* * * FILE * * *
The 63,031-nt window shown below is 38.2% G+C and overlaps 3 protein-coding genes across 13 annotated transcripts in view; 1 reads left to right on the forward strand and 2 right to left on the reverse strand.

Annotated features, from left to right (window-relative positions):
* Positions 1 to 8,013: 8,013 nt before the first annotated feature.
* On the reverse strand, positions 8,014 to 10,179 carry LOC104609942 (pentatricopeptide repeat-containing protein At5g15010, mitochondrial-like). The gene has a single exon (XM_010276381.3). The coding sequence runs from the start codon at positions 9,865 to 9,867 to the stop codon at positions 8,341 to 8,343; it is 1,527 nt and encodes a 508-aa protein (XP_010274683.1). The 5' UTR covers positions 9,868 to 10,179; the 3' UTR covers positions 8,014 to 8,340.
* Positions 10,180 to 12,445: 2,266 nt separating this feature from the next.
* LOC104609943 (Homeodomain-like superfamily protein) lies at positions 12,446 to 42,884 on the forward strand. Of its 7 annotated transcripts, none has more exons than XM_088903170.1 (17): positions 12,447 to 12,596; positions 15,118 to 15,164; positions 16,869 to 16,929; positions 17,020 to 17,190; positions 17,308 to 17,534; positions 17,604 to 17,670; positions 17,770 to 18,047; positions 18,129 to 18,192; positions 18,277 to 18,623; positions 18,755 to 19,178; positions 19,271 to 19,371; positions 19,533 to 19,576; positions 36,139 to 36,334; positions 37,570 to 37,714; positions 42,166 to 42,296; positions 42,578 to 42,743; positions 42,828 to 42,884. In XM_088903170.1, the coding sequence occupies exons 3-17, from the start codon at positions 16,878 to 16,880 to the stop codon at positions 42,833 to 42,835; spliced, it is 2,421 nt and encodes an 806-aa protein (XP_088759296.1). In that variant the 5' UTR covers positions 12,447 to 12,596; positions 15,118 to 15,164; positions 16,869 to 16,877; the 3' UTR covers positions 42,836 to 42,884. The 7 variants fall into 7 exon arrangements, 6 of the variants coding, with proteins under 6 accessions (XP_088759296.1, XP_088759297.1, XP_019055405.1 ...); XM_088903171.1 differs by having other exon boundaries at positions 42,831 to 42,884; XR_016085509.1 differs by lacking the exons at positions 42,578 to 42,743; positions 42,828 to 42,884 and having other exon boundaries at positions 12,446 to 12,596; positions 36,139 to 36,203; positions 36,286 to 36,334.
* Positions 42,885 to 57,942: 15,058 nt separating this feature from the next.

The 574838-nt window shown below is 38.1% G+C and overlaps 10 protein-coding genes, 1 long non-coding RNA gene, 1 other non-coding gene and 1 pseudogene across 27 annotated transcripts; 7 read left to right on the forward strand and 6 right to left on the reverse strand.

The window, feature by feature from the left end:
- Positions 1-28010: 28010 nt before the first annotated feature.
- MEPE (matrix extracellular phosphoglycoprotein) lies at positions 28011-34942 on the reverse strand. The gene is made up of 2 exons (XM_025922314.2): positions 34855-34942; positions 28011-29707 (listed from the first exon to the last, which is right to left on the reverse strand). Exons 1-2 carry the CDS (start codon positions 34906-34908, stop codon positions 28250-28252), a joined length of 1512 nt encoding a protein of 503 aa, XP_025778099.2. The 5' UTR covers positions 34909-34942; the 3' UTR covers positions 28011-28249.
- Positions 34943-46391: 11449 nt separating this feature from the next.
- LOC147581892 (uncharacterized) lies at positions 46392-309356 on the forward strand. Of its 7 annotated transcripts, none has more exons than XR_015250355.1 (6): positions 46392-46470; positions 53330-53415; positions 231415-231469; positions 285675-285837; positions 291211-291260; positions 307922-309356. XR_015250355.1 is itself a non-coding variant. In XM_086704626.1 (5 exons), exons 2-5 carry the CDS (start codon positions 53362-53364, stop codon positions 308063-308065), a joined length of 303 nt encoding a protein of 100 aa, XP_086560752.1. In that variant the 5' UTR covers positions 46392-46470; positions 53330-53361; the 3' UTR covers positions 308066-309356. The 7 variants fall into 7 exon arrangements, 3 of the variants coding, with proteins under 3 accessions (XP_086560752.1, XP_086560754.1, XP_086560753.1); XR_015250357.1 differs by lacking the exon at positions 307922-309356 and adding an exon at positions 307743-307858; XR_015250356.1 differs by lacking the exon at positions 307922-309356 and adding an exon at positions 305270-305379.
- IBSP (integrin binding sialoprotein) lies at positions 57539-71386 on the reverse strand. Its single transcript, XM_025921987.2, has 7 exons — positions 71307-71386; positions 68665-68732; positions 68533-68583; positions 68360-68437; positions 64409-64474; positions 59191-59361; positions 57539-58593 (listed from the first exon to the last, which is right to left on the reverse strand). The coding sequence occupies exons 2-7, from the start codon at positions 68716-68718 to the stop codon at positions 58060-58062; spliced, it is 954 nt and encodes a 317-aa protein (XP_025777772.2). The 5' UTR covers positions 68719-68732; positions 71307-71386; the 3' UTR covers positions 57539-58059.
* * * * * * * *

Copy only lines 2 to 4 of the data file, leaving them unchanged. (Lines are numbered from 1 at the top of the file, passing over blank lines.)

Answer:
Annotated features, from left to right (window-relative positions):
* Positions 1 to 8,013: 8,013 nt before the first annotated feature.
* On the reverse strand, positions 8,014 to 10,179 carry LOC104609942 (pentatricopeptide repeat-containing protein At5g15010, mitochondrial-like). The gene has a single exon (XM_010276381.3). The coding sequence runs from the start codon at positions 9,865 to 9,867 to the stop codon at positions 8,341 to 8,343; it is 1,527 nt and encodes a 508-aa protein (XP_010274683.1). The 5' UTR covers positions 9,868 to 10,179; the 3' UTR covers positions 8,014 to 8,340.